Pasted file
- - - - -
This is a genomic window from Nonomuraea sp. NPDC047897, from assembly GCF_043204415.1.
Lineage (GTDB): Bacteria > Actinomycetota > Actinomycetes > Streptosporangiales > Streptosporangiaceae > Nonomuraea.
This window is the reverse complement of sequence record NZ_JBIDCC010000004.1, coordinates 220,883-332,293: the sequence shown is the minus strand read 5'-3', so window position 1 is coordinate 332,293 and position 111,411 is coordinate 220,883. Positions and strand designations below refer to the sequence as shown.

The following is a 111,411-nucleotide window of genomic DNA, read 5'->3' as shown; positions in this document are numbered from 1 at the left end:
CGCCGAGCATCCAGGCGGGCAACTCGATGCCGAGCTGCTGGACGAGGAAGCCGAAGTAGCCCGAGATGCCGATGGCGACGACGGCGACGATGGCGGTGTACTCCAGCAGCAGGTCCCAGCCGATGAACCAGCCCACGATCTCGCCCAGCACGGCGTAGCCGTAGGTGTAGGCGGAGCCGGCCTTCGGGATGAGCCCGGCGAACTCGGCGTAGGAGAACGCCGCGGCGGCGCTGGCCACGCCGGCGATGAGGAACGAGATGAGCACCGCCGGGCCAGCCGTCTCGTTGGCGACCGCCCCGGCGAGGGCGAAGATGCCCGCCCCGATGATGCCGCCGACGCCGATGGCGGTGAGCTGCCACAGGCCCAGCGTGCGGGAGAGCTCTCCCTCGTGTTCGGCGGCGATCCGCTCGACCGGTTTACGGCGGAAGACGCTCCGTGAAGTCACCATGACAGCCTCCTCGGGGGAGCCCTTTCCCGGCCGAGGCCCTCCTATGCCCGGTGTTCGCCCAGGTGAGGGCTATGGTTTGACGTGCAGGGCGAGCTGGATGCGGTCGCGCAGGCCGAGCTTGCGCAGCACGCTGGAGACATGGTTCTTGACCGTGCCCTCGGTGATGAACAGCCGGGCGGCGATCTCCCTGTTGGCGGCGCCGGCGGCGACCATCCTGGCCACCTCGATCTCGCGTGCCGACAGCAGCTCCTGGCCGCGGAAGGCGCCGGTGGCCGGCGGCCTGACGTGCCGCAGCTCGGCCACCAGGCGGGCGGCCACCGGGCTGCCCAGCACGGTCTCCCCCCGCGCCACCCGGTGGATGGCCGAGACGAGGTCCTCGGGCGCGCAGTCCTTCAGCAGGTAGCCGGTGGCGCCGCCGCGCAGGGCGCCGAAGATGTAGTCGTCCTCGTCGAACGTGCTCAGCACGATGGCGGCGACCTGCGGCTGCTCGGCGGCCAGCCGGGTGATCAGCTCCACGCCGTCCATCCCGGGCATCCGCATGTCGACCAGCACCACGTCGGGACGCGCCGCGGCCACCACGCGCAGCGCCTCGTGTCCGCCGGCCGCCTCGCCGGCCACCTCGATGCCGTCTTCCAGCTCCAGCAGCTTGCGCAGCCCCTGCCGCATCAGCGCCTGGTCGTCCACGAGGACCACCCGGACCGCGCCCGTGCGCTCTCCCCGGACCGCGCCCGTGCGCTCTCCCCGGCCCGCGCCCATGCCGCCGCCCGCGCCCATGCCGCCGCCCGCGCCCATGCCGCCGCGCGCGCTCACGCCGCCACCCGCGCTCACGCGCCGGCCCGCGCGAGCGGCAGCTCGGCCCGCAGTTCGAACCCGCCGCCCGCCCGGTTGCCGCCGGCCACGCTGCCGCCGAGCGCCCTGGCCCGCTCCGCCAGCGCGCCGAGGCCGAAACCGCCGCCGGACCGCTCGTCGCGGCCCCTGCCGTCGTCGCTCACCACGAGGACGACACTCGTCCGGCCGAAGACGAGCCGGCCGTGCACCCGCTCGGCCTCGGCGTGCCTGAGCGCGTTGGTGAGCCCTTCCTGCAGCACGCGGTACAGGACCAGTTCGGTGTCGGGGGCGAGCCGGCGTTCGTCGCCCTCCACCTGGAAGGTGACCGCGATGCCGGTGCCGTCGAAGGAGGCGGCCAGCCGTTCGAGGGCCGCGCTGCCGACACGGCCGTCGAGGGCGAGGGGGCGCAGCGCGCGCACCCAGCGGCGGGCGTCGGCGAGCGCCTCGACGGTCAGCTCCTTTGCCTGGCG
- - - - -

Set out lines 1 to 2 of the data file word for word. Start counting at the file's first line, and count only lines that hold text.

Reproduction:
This is a genomic window from Nonomuraea sp. NPDC047897, from assembly GCF_043204415.1.
Lineage (GTDB): Bacteria > Actinomycetota > Actinomycetes > Streptosporangiales > Streptosporangiaceae > Nonomuraea.